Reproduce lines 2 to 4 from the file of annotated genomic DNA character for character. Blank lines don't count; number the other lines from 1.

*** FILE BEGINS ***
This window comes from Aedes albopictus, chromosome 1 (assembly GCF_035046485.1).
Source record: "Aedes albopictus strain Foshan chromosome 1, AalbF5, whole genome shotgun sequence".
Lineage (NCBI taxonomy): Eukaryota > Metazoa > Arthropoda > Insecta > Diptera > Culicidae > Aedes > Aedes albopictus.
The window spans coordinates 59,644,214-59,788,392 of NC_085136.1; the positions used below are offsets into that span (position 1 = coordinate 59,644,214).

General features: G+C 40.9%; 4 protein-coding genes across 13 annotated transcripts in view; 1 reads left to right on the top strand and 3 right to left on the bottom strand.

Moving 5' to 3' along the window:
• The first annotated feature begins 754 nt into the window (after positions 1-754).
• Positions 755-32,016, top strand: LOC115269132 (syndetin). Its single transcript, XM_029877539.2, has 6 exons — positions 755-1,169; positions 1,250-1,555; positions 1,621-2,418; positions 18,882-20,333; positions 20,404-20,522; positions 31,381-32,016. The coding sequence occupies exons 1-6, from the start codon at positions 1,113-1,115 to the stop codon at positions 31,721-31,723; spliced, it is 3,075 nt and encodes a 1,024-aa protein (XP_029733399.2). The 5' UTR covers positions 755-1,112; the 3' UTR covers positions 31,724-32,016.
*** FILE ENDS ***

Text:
Source record: "Aedes albopictus strain Foshan chromosome 1, AalbF5, whole genome shotgun sequence".
Lineage (NCBI taxonomy): Eukaryota > Metazoa > Arthropoda > Insecta > Diptera > Culicidae > Aedes > Aedes albopictus.
The window spans coordinates 59,644,214-59,788,392 of NC_085136.1; the positions used below are offsets into that span (position 1 = coordinate 59,644,214).